In his debut collection, titled “Jesus in the Trailer,” Andrew Clark’s poetry reads like connected but fragmented short stories. Clark, who lives in Candler, sees this work as a sort of roadmap of hurt, turmoil and hope in the American Southeast.
“There’s some darker moments in the book. Addiction is a topic that comes up, violence comes up. I try to talk about race relations in the South,” Clark said. “I try to talk about the beauty of what we have as southerners but also try not to mask the ugliness in our history.”
Clark reads from “Jesus in the Trailer” 4 p.m. Jan. 12 at Malaprop’s in Asheville.
Clark earns his living in financial planning and business consulting, and he spent 13 years as a professor of finance at South University in Savannah, Ga. But the arts have always been part of his life. Clark makes a distinction between playing the fiddle and the violin—and he did both—but he saw himself as a writer from the time a childhood friend gave him a book of Langston Huges’ poetry. Clark studied English literature at Georgia Southern.
“I was writing about the mountains when I didn’t live in the mountains. I started a number of different novels and short stories about things I didn’t know about, topics I didn’t have any familiarity, and that’s one of the reasons they did not work,” he said. “I don’t know that I’ll always write about this area, but at this point they’re almost a character in the work, the mountains are.”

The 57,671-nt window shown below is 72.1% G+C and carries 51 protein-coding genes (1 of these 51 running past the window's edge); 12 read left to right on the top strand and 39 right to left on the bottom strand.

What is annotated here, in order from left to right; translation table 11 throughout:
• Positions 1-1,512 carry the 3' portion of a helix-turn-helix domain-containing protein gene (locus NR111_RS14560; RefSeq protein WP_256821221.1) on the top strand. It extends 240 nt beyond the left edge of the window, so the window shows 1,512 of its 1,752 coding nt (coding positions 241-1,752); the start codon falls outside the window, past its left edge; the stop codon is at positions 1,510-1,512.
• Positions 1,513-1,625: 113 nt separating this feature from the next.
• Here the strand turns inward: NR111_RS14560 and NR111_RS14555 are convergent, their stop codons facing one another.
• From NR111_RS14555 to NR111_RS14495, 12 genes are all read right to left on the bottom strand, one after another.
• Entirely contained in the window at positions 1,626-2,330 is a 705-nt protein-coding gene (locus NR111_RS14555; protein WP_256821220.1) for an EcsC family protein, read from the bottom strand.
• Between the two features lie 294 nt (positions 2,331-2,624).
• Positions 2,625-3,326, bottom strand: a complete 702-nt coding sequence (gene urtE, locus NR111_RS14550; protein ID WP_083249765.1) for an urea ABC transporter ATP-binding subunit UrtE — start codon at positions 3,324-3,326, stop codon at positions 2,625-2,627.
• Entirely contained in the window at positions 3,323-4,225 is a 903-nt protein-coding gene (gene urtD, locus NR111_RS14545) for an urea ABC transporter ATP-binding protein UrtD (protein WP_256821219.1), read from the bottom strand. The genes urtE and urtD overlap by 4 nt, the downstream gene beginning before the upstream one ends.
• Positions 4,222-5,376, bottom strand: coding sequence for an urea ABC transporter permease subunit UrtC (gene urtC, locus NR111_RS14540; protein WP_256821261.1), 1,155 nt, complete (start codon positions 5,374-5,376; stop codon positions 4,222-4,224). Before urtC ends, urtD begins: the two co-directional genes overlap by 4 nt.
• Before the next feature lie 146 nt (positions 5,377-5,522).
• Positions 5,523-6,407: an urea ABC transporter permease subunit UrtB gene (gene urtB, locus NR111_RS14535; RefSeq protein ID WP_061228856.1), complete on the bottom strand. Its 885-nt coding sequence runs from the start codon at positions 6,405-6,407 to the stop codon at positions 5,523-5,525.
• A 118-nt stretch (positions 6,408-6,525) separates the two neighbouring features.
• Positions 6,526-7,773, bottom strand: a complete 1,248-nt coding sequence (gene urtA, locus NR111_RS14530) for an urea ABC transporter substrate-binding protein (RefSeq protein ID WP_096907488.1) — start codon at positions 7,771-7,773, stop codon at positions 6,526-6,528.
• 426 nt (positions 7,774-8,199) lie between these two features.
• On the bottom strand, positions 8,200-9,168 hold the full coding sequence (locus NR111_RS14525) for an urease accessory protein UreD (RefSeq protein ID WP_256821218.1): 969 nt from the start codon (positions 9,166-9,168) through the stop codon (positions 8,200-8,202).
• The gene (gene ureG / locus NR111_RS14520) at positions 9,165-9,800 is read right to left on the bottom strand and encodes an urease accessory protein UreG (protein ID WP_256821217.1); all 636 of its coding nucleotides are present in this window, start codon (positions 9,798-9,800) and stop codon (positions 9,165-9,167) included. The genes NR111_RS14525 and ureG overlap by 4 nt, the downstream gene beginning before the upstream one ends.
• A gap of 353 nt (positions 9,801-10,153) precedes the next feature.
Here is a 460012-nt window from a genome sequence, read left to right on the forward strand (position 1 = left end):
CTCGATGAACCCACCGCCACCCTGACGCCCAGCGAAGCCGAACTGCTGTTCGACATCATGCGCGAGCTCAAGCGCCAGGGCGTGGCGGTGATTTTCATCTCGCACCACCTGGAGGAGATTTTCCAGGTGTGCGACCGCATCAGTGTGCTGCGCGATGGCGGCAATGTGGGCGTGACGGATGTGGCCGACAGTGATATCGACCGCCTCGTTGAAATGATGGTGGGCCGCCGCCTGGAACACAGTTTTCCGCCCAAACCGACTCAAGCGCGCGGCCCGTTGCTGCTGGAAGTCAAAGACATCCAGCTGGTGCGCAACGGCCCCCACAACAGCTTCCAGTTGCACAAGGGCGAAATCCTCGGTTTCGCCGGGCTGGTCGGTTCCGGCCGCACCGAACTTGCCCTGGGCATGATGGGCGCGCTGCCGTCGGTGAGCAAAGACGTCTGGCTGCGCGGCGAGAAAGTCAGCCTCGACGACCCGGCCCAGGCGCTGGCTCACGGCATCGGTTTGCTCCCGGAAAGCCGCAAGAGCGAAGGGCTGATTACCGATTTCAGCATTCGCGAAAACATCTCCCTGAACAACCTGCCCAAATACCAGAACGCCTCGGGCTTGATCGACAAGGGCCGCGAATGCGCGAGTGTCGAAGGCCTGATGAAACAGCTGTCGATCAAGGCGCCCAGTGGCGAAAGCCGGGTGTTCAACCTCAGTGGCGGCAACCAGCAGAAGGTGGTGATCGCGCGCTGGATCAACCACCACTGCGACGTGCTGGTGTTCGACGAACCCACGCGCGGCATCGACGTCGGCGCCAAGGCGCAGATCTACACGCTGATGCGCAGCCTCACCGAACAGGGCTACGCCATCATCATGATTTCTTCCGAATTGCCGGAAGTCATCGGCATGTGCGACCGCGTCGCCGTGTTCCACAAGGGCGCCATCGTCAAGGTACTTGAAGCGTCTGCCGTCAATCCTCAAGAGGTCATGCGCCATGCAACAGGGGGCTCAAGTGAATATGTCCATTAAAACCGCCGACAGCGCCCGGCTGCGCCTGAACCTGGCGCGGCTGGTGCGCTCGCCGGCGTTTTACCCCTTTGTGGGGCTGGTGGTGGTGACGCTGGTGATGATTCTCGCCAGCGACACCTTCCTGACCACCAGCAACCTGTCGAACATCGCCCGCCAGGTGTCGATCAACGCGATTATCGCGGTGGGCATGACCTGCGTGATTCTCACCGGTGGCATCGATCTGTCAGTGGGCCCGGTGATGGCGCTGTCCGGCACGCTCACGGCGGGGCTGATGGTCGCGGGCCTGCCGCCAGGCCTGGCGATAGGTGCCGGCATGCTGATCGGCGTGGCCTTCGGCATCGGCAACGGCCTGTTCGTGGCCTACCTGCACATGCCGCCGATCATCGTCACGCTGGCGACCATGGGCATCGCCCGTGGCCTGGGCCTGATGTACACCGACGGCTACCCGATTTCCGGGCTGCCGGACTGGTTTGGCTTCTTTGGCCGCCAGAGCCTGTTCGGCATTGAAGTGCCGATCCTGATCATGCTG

Clark grew up in a home he said regarded Southern Baptist as a religion too liberal. Bn the title poem to his new collection, Clark said he’s skewering what’s known as the prosperity gospel.
“For me, putting Jesus in the trailer park, is a way to push back against that,” he said. “When I write about the people that came from the faith traditions I came from, I want to do that from a love and appreciation. There’s certainly some disagreement and tension, but I don’t want to disrespect the people.
Clark also doesn’t want his family to read too much into his poetry, insisting his work ranges from whole fiction to abstracted versions of his own experience. In the end, he said, he wants readers to fill in the blanks with their own interpretations.
“You always have some things you don’t want to write about as a writer. Those are things you should write about,” said Clark, who is shopping a novel to publishers and working on a follow-up.
“I didn’t really want to write about religion. But something happened whenever I allowed myself to go there and be vulnerable and honest,” he said. “I mean, there are poems about divorce in this book, but there are things in this book that can make great art, if you just allow yourself to be honest and feel that pain.”